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- The district office is located at 4050 Taylor Street, San Diego, CA 92110. Phone: (619) 688-6699
Caltrans District 11 serves one of the most geographically and culturally diverse areas in the country and includes San Diego and Imperial counties. It spans the entire California-Mexico Border from the Pacific coast to Arizona and reaches north from the international border to Orange and Riverside counties. the district has roughly 1,000 centerline miles of urban and rural freeways and more than $781 million in current construction.
Visitors to the area are often amazed to find that within a few short hours it is possible to experience a sweeping range of climates and terrain – from the temperate coastal region to chilly mountain peaks and blazing desert sands. Heading east from the San Diego coastline, the landscape of canyons and mesas climbs into mountains reaching more than 6,000 feet and then drops down to 230 feet below sea level in the low desert of Imperial County.
The District's staff of about 1,200 employees is called upon to respond to conditions that can range from wildfires and mudslides, to snow and ice removal, emergency closures during sudden blinding desert sandstorms and responding to earthquakes that occur in and near the District.
With such diversity of the environment, the area is also known for the extraordinary variety of wildlife found in a single locale. San Diego County is second only to Hawaii when it comes to the number of native plants and animals listed as endangered or threatened species on the U.S. Fish and Wildlife Service Federal Register.
With all of the California-Mexico border within its bounds, the District serves the International trade community in addition to serving area residents and tourists. There are six land ports of entry within San Diego and Imperial counties including the world's busiest at San Ysidro and California's number one port of entry for international trade truck crossings at Otay Mesa. A project is underway to construct a new tolled highway that will serve the future Otay Mesa East Port of Entry – a state-of-the-art facility to be constructed just east of the Otay Mesa POE.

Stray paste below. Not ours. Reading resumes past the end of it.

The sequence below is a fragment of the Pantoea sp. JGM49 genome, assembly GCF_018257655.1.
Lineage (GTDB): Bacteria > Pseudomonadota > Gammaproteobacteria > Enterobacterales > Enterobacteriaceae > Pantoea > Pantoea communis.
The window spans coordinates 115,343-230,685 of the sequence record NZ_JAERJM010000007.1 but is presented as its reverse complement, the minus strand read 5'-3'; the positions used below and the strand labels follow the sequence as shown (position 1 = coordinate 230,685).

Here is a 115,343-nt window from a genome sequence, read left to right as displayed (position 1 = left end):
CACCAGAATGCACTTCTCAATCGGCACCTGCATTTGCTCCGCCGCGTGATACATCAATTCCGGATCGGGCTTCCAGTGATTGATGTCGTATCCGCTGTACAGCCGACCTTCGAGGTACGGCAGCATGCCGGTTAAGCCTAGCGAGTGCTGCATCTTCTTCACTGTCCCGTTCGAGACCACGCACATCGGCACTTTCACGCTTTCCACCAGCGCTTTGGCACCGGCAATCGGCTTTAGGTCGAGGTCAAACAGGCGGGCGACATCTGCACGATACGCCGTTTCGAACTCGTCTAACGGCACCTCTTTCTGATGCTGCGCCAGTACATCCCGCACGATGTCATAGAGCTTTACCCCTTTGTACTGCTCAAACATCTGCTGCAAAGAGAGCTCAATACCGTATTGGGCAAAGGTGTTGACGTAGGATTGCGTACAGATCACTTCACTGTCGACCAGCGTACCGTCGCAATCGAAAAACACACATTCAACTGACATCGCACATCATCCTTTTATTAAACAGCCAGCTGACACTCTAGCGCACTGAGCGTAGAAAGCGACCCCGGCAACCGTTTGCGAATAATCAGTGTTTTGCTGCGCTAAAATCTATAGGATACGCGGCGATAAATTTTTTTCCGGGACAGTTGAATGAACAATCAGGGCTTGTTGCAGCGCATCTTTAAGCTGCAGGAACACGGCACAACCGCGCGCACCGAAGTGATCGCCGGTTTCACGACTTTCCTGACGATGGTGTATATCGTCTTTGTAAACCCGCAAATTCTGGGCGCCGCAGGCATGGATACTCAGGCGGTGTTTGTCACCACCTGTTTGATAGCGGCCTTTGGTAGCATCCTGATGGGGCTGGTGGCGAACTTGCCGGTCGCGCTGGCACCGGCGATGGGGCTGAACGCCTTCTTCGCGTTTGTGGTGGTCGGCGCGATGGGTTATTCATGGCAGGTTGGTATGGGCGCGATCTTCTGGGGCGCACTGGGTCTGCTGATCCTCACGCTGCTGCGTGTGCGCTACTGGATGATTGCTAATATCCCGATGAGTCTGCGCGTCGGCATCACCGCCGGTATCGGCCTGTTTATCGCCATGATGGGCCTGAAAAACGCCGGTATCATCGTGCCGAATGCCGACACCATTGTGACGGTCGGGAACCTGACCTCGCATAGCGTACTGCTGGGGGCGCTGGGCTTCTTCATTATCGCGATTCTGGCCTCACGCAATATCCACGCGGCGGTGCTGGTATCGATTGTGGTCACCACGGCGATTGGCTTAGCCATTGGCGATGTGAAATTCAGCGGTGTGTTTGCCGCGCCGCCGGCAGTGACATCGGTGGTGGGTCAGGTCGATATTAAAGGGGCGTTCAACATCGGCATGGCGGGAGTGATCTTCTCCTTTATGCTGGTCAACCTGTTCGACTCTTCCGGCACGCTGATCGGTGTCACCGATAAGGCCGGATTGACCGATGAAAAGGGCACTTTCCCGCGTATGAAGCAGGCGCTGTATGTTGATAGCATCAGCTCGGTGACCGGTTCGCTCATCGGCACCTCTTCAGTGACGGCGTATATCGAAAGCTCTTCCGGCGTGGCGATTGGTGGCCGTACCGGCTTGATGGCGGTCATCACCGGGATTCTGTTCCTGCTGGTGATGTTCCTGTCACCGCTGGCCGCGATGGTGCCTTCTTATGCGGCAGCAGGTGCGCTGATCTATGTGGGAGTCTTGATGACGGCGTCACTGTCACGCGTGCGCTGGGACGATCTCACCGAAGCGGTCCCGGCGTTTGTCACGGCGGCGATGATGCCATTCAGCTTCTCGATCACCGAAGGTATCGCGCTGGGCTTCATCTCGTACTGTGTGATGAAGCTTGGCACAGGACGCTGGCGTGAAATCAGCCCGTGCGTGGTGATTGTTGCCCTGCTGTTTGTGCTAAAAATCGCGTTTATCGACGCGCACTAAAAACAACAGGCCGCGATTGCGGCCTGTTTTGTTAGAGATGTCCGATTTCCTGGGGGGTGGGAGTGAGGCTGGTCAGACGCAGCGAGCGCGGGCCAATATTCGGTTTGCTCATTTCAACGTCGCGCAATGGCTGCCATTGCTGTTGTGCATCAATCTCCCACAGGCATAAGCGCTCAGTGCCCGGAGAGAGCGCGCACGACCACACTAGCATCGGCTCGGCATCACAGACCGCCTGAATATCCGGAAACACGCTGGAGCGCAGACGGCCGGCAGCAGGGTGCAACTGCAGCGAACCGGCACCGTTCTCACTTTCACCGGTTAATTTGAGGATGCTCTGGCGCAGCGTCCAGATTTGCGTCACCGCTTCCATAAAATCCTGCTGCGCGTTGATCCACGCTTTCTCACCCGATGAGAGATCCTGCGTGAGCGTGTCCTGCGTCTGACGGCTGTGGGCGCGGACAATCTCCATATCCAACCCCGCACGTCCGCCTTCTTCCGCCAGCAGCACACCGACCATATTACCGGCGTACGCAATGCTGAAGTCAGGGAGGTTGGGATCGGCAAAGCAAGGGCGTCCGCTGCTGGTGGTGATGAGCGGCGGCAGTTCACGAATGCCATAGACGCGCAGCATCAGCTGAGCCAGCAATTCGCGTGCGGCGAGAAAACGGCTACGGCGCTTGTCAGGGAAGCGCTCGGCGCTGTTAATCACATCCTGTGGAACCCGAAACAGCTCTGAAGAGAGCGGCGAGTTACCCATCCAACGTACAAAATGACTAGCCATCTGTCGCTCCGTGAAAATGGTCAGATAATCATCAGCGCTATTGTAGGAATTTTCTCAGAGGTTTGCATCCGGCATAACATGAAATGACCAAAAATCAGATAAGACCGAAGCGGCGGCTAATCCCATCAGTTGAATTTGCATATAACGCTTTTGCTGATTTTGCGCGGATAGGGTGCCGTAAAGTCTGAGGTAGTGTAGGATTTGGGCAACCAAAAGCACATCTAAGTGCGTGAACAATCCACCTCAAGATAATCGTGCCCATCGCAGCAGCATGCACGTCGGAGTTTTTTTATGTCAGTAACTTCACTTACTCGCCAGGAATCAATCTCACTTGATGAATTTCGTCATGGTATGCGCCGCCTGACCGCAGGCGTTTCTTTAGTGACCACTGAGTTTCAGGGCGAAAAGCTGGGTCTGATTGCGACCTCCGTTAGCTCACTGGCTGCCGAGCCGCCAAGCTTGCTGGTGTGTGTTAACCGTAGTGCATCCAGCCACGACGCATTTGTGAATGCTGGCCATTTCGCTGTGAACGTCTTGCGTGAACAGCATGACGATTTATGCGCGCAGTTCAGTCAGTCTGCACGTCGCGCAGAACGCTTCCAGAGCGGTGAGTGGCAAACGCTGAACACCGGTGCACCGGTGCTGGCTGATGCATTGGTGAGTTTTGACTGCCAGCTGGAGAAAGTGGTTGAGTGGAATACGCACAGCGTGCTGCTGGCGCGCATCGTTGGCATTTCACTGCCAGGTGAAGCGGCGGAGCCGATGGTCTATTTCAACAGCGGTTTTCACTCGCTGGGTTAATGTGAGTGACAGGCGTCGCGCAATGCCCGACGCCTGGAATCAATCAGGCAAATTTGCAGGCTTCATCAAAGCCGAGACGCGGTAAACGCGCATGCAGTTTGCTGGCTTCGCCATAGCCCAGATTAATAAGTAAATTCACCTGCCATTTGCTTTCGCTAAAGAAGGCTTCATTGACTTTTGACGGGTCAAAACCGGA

District 11 has gained considerable attention as a hub of transportation technology for the state and the nation. District projects, programs and public safety campaigns have been recognized locally, across the state and on a national level for ingenuity and innovation.
San Diego introduced the state's first real-time traffic website and installed the nation's first moveable barrier on the San Diego-Coronado Bridge.
San Diego's Interstate 15 Express Lanes Project has been acknowledged for the sophistication of the communication and engineering technology developed to create the reversible lanes to accommodate peak traffic directional changes.
The District was also one of the pioneers in the Public Private Partnership method for highway construction in California when it partnered with a private corporation to construct the region's first toll road.
Public safety campaigns developed and implemented in the District have won national acclaim for dramatically reducing accidents on rural San Diego highways.
The District has taken novel approaches to create thriving environments for multiple endangered species in advance of project construction to preserve the richness of natural resources in the area. The vastness of the mitigation land developed and managed in District 11 is without parallel anywhere in the United States.
District 11 prides itself in its commitment to providing a safe, efficient, sustainable and accessible transportation system, preserving natural resources and providing excellent service to the communities it serves.
Laurie Berman was appointed to head Caltrans District 11 in November 2009, becoming the eighth district director for the region.
District 11 Directors provide a living history of the region's transportation.